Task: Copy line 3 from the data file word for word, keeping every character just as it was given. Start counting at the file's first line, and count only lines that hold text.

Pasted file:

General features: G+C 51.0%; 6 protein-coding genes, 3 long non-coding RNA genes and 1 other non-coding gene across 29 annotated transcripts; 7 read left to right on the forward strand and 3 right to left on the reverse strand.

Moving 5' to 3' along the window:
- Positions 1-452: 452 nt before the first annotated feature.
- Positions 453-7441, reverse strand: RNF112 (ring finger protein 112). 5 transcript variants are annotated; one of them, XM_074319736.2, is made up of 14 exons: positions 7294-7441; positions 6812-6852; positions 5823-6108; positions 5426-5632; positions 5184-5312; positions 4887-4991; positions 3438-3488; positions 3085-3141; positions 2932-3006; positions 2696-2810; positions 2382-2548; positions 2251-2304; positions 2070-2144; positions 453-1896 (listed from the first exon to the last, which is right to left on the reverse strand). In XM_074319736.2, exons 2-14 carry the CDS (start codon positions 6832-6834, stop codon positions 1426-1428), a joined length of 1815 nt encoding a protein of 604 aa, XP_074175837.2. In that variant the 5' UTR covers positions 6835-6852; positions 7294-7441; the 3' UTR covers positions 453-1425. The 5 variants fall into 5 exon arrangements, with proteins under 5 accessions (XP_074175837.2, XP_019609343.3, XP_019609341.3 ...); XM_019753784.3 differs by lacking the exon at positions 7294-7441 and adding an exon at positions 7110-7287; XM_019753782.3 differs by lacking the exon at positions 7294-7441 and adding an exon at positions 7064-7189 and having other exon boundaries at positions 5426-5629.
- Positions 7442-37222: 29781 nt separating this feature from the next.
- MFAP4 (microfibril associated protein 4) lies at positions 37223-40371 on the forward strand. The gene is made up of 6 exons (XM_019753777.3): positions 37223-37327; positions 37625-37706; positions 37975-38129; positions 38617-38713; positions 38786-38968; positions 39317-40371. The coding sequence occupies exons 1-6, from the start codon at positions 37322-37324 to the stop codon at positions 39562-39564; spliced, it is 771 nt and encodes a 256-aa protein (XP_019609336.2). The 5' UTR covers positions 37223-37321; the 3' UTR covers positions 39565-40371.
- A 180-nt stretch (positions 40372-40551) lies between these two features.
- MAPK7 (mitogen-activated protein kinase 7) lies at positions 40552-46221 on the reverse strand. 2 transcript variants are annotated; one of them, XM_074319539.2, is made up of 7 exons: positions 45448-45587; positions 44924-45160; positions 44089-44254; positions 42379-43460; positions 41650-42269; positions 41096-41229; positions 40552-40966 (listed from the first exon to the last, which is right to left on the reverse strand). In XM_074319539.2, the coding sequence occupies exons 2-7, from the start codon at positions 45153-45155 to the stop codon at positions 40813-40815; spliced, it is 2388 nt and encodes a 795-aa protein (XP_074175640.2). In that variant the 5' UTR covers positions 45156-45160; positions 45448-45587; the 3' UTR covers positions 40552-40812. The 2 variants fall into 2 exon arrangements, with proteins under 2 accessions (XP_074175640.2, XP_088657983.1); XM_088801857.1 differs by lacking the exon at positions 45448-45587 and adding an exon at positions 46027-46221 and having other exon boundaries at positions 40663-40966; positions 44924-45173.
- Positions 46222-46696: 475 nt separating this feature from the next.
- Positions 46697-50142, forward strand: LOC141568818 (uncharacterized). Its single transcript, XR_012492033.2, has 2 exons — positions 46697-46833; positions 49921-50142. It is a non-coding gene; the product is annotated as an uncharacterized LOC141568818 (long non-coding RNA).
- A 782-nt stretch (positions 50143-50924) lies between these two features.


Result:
- Positions 1-452: 452 nt before the first annotated feature.